Pratika Gopinath

Pratika Gopinath

Pratika Gopinath from Easy Wanderlings talks about her debut single as a solo artist, called Changing.

To begin with, tell us a bit about yourself and your journey?
I was born and brought up in Chennai and studied in Abacus Montessori School throughout my schooling years. My childhood was always filled with classes, be it academic, sports or performing arts. Sports was always a passion for me and I loved to sing and act as well. Back then, pursuing all my hobbies as a career was a very real possibility, so I grew up wanting to be a dancer, singer, actor, basketball player, football player, and countless other things. During my high school years, I began participating in inter-school and inter-house singing events. This continued as I entered at FLAME University, Pune. Luckily my parents, my school and my college, encouraged me to pursue my passion as a career.  

Do you remember your earliest memory about music?
From a very young age, my mother enrolled me for Carnatic music lessons. At that point, I don’t think I was particularly interested in Carnatic singing, nor did I listen to a lot of Carnatic music. My brother and I were made to sing for family occasions and poojas, which we didn’t really enjoy. However, I think my earliest memories of enjoying music were listening to songs in the car on the way to school every day. I have two older brothers who would make playlists of their favourite songs and burn them into CDs, which we would listen to every single day. I knew those songs inside and out. I would memorise all the guitar solos and sing them until my brothers got annoyed with me. I think this was my actual introduction to western pop, rock, rap and other genres of ‘contemporary’ music.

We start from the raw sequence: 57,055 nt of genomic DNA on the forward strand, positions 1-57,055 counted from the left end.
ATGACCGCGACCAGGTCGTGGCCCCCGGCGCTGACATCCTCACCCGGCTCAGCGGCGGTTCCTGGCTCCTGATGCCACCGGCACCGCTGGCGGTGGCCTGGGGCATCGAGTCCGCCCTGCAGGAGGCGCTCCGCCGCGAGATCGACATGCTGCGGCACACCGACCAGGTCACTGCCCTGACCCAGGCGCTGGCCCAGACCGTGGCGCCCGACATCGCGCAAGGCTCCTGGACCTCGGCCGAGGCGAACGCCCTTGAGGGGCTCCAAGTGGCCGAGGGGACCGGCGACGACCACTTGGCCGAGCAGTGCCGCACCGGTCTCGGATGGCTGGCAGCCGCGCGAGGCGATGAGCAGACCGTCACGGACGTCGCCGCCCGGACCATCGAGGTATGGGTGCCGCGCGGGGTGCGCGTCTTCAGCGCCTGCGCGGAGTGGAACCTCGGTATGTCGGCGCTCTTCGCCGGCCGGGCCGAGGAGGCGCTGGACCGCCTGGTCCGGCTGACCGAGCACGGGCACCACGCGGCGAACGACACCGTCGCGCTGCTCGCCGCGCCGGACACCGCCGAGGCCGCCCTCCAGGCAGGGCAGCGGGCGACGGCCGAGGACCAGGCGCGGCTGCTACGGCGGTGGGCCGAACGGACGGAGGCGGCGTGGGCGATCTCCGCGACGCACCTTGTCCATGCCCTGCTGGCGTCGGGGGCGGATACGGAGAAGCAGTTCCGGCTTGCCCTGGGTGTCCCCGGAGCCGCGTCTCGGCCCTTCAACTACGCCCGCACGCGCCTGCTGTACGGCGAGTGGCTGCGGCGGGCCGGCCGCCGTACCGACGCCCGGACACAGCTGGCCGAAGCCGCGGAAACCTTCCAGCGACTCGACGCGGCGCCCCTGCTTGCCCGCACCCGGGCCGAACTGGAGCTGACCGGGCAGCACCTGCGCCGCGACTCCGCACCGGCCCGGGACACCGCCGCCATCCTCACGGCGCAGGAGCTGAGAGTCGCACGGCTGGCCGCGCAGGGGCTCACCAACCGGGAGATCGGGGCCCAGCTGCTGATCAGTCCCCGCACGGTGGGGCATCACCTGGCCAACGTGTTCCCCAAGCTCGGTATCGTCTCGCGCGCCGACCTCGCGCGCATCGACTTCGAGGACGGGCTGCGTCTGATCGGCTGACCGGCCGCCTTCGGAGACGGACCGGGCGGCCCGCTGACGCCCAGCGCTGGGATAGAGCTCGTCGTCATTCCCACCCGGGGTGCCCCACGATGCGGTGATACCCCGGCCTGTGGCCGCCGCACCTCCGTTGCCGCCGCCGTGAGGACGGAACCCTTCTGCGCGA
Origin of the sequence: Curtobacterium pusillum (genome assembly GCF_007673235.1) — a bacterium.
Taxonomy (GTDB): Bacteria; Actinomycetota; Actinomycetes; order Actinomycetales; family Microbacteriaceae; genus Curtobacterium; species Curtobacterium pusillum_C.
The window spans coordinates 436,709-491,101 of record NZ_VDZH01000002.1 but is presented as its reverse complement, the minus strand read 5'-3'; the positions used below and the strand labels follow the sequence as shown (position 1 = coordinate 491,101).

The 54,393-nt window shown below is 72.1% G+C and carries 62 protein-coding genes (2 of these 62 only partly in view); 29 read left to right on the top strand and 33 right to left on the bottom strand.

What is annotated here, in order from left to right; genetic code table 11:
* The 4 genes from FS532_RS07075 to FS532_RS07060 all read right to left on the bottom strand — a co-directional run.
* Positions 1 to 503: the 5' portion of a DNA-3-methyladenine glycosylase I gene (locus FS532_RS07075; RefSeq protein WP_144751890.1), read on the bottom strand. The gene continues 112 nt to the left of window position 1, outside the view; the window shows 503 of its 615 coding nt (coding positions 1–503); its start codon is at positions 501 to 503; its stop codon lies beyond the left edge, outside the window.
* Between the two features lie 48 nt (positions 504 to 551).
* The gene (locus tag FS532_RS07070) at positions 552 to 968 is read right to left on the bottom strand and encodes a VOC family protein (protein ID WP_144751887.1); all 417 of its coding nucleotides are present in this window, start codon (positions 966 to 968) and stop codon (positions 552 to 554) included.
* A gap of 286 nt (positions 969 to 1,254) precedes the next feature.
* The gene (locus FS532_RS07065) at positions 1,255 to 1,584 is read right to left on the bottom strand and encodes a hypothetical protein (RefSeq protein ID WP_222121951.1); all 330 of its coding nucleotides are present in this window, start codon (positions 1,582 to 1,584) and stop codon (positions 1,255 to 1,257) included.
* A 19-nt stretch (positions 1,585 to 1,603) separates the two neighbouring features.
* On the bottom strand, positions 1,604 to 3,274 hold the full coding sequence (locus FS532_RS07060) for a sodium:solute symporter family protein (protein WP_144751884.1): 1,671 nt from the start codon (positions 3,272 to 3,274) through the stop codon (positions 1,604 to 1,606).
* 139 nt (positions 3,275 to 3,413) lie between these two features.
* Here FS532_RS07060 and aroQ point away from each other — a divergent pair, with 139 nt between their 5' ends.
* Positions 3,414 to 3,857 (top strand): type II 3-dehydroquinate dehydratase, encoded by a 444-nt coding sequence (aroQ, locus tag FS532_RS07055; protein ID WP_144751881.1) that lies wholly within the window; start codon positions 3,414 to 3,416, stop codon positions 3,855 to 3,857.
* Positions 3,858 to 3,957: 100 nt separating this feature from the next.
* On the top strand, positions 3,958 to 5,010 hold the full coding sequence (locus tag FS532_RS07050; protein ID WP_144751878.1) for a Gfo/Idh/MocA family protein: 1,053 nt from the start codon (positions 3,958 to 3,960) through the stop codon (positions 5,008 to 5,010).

How did you get together with Easy Wanderlings?
When I was in my first year of university in Pune, I would participate in college music events, acapella groups and inter-college and inter-house singing events. Sanyanth Naroth (composer, guitarist of EW) and Malay Vadalkar (bass, recording, mixing, mastering for EW) happened to be alumni of the same university and were looking for a female singer for a song they wanted to record at that time. We found each other through mutual friends and word of mouth. The next day, without even knowing one another, we recorded a demo of Enjoy It While It Lasts, and a few months later I got a call from Sanyanth saying that he wanted to start a band. Having started with a three to four members acoustic set-up, with only guitars and vocals, we found some amazing musicians along the way and are now a full eight to nine piece band.